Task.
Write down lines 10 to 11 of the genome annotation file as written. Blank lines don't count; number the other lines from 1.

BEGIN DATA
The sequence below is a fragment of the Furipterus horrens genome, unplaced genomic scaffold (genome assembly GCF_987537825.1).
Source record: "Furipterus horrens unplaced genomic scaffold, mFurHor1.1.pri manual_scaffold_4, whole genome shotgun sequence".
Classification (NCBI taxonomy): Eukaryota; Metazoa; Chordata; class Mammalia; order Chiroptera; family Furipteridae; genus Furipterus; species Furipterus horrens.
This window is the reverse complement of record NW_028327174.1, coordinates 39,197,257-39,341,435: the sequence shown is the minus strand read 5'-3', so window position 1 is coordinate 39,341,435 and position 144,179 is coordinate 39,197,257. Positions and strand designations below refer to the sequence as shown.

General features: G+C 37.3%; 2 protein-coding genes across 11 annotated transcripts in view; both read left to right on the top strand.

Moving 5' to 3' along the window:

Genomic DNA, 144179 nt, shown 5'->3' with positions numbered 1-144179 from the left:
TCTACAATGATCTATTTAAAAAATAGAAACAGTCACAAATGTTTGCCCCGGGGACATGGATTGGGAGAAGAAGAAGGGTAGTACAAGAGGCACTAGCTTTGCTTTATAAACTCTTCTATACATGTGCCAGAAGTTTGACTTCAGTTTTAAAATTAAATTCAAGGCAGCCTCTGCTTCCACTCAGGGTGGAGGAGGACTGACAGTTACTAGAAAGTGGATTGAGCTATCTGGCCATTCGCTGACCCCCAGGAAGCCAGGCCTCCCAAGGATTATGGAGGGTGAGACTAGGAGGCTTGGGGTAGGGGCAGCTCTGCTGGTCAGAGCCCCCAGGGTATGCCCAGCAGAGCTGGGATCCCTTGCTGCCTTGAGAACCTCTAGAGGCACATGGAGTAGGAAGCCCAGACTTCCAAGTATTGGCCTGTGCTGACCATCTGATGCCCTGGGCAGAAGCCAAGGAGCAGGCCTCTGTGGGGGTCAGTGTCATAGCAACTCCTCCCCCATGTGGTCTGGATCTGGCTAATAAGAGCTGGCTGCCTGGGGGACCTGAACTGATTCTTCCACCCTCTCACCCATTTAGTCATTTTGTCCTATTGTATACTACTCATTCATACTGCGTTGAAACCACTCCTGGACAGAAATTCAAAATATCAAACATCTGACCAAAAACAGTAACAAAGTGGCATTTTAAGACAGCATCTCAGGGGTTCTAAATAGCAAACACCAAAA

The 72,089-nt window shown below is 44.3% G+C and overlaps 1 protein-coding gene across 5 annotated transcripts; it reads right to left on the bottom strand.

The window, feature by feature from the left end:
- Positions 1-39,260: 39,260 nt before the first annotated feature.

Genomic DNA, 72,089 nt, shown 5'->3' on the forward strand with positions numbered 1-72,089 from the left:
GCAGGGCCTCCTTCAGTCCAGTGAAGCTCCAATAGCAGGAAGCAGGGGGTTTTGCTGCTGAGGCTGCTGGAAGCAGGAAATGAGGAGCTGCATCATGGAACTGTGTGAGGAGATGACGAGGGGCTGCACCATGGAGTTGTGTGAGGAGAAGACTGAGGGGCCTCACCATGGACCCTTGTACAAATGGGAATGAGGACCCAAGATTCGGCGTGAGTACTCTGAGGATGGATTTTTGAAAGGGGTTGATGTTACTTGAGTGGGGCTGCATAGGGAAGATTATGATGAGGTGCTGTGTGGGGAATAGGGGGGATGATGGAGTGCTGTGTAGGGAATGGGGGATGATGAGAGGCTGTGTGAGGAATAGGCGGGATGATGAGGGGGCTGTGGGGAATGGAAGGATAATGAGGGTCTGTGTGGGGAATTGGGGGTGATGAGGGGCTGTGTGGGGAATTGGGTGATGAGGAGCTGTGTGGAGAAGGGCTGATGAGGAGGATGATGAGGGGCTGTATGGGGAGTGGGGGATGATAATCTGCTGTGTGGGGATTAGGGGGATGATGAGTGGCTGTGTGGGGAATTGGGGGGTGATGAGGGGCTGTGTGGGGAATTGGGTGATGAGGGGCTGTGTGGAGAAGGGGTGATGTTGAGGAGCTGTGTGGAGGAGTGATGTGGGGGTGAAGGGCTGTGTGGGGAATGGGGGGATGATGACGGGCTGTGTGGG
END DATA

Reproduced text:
The window, feature by feature from the left end:
- Positions 1-39,260: 39,260 nt before the first annotated feature.